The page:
The same is true for the setting. Students can benefit from taking notes on their characters and settings to more easily incorporate these details into their fiction writing during the first draft rather than making up details in the moment. This often causes progress to screech to a halt. They can avoid these roadblocks altogether by building sensory details into the rest of the planning.

Activities to Try

  • Use this graphic organizer to get students brainstorming about their stories.
  • Lead a discussion with your students about how they can use character traits to describe different characters. You can use characters your students have written, pop culture characters, or characters from a story the class is reading.
  • A big part of descriptive writing is about focusing on unique details. To help students understand this, have the class make a list of details about their community, such as the cold chill on January mornings or the best places to observe a sunset.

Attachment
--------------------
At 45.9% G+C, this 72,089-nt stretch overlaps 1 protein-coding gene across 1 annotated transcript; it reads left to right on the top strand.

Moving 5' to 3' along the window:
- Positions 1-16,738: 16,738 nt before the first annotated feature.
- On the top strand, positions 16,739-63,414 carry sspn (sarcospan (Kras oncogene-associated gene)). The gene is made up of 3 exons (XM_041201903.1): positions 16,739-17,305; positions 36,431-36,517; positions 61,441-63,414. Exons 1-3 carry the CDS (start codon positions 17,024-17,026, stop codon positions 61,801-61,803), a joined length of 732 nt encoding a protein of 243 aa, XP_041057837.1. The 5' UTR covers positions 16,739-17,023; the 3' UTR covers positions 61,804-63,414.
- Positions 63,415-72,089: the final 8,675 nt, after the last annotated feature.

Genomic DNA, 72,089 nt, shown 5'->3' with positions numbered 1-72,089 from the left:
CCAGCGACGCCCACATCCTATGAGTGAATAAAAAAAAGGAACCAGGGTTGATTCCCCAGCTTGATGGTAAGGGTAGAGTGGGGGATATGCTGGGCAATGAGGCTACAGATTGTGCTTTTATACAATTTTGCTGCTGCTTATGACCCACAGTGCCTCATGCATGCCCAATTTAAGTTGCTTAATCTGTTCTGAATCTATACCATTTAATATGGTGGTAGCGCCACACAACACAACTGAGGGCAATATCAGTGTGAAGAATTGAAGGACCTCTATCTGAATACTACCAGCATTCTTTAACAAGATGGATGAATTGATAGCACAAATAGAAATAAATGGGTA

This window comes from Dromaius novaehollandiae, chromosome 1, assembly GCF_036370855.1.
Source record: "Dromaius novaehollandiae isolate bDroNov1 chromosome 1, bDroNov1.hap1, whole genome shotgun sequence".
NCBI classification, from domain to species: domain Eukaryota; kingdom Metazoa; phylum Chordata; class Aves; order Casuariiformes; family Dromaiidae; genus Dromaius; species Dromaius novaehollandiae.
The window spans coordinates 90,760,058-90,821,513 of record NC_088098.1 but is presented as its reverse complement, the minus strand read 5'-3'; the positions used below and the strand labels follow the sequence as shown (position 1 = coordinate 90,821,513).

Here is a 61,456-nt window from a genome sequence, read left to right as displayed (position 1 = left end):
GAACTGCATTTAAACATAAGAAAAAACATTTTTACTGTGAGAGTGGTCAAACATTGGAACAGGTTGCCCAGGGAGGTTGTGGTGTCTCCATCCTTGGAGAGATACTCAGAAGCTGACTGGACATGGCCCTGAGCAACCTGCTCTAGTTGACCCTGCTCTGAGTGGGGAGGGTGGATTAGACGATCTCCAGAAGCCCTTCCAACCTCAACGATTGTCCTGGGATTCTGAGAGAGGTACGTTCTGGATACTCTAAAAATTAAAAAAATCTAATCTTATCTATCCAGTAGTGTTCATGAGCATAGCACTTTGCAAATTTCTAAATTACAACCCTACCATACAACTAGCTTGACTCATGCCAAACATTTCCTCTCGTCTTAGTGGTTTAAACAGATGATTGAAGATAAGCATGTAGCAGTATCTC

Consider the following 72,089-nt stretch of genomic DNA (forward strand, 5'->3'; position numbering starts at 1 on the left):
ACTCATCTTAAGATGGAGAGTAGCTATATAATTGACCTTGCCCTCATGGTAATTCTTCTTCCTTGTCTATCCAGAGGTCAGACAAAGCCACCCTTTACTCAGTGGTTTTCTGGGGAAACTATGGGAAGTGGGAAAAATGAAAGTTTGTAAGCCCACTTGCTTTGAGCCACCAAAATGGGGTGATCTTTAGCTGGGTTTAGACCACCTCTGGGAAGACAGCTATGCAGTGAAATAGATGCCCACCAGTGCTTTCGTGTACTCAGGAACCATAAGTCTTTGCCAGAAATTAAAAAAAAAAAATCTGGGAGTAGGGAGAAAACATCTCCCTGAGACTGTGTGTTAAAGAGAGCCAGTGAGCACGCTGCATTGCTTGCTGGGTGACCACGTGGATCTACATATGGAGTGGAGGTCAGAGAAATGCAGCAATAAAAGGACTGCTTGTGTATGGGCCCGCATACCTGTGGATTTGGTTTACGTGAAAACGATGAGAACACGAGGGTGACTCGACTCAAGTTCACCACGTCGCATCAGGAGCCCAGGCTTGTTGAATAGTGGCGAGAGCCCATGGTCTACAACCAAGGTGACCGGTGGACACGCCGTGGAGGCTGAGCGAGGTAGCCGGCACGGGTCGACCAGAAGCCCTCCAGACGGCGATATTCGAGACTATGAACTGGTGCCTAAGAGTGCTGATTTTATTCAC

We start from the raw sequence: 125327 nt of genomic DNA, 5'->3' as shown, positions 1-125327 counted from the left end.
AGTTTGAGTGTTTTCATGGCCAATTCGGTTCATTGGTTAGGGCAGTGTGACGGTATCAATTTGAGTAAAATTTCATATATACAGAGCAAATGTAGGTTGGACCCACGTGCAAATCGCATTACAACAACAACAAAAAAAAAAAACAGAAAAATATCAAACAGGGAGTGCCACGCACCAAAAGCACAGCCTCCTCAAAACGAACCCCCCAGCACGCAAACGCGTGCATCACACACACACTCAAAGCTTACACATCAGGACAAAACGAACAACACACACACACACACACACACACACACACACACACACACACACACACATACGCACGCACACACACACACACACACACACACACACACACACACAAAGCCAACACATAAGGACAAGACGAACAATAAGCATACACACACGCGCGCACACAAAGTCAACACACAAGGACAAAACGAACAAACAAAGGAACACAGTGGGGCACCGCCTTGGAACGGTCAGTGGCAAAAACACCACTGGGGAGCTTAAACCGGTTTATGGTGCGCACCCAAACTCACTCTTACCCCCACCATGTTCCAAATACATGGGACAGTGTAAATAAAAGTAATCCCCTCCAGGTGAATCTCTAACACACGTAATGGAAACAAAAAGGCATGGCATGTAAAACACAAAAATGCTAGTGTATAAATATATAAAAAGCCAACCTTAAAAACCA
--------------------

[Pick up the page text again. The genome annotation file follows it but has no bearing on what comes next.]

You Don’t Say! (Grades 4-5)

This graphic organizer is best when utilized alongside other graphic organizers since it focuses on a character in a narrative that’s already at least partially planned. It includes brainstorming descriptive details during all phases of the story and has additional space for possible dialogue and actions the characters might take.

Build These Skillsyou-dont-say

Most successful fiction is character-driven, meaning the narrative results from the characters’ actions. Stories are much more satisfying for readers if the characters take an active role in solving their problems rather than the problem being solved for the character while they passively react. Students can benefit from writing characters who take an active role in their stories by learning that they can take a more active role in their own lives.